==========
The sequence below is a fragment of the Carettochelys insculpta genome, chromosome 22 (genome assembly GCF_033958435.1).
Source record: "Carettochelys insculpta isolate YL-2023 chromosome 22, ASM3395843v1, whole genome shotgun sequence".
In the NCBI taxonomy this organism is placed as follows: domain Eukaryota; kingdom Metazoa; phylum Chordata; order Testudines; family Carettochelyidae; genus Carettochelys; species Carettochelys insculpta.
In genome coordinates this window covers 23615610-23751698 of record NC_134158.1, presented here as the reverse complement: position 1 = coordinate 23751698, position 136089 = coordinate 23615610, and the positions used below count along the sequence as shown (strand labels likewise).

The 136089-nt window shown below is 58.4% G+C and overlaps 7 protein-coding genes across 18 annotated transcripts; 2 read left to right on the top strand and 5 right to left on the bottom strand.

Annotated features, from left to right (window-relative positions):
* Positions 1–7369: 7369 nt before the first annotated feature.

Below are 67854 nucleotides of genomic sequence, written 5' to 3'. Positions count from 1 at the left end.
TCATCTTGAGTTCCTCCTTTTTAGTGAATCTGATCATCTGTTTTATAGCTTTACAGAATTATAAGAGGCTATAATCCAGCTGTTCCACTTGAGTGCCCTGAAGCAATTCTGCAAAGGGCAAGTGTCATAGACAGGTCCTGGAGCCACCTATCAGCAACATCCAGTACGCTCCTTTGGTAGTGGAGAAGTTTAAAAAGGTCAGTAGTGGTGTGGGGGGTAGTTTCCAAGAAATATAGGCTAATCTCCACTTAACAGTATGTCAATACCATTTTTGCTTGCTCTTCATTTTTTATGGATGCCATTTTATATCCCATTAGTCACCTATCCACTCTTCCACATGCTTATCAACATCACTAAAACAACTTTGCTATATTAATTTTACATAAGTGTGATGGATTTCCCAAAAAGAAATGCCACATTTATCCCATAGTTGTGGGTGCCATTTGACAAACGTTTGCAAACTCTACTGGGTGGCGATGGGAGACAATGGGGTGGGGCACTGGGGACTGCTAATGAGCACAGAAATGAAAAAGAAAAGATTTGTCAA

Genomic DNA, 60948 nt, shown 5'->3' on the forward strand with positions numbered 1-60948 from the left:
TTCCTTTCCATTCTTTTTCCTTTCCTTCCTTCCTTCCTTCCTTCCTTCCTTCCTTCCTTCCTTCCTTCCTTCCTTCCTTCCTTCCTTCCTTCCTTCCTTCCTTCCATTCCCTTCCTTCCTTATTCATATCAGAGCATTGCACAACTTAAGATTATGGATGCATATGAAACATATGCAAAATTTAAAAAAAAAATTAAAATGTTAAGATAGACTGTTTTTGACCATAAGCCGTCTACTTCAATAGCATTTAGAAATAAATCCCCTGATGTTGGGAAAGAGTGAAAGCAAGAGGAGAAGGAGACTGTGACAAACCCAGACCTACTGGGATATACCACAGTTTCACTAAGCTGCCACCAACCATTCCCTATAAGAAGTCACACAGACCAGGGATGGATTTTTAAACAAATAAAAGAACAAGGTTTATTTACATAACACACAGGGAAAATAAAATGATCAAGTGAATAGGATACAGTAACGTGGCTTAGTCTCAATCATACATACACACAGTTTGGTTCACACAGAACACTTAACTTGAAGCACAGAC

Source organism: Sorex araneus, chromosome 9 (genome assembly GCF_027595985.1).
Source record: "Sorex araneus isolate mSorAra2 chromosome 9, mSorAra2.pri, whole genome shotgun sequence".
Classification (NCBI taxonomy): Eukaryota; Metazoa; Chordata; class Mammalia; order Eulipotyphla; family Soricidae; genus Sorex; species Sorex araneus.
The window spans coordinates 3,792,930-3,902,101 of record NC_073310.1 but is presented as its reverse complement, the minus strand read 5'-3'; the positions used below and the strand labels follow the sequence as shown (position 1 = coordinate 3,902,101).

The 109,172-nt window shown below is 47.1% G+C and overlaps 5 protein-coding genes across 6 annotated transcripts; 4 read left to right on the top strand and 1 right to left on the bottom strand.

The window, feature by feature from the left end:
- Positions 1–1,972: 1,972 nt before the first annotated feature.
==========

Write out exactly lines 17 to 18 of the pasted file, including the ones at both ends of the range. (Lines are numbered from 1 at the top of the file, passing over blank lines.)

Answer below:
The window, feature by feature from the left end:
- Positions 1–1,972: 1,972 nt before the first annotated feature.